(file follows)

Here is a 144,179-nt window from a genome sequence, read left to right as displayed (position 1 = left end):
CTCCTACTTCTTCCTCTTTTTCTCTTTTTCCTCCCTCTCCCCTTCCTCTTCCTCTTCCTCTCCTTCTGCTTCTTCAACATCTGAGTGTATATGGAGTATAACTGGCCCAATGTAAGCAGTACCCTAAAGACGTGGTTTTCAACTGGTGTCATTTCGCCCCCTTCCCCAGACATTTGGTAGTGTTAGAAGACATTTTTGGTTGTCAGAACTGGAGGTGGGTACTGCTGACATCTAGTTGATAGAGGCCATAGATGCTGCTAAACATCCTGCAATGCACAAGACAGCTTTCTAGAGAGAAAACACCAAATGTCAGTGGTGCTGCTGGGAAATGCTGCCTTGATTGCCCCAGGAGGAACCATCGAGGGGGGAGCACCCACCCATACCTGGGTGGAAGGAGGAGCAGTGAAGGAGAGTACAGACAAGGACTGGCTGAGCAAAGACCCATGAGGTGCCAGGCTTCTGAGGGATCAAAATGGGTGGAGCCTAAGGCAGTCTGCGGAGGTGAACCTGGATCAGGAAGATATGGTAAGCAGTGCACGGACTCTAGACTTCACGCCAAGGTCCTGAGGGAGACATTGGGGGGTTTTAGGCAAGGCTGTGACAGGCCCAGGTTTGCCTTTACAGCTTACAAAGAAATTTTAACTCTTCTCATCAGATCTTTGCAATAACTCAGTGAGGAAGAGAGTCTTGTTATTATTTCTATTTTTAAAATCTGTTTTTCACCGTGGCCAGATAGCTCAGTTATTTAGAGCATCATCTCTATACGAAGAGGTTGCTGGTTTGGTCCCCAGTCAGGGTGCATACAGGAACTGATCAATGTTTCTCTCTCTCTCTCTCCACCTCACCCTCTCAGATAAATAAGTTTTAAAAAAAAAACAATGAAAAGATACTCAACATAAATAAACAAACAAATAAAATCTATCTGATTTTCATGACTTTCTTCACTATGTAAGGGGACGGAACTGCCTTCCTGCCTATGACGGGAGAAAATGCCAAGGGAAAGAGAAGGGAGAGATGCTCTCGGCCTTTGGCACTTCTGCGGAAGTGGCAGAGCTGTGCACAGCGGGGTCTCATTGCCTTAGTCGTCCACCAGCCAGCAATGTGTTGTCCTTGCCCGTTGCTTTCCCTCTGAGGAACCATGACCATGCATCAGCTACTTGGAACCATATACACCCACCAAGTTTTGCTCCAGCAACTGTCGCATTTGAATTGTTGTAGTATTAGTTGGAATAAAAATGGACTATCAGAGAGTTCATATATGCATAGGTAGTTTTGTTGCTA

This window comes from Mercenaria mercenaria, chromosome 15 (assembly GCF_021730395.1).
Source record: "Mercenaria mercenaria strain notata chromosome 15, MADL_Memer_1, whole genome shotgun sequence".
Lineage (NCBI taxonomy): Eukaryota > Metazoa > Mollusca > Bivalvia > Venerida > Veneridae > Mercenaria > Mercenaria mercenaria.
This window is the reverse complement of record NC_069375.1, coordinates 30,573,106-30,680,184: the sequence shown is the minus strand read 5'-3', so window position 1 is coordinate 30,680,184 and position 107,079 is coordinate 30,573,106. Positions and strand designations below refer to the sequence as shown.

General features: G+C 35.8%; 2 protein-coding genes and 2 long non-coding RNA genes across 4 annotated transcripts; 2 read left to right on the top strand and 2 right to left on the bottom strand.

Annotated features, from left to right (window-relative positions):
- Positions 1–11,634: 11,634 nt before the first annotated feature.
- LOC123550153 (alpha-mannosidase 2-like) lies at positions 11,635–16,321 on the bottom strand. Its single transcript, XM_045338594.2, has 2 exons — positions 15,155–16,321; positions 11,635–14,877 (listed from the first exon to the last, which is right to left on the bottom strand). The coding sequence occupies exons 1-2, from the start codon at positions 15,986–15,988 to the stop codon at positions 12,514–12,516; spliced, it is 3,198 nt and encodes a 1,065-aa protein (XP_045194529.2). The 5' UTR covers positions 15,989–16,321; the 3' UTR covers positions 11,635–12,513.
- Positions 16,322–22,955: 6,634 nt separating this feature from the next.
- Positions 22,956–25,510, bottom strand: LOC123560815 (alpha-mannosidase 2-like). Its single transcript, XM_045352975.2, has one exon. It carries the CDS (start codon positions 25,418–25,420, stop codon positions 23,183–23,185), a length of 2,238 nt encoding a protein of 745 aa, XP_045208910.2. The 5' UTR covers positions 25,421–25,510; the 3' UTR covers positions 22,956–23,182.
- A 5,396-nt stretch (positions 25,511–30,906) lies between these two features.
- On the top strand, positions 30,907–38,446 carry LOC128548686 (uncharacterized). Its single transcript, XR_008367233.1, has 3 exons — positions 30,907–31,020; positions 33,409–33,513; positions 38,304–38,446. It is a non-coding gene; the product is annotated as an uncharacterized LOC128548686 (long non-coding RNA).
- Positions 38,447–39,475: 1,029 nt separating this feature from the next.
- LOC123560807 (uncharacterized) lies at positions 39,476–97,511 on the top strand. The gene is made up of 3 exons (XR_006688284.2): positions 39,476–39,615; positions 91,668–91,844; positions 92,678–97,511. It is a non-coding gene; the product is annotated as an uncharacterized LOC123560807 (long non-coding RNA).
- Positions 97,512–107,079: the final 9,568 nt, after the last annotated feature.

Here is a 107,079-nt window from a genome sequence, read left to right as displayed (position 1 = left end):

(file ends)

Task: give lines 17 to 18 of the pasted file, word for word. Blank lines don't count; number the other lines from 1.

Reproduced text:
- Positions 97,512–107,079: the final 9,568 nt, after the last annotated feature.

Here is a 107,079-nt window from a genome sequence, read left to right as displayed (position 1 = left end):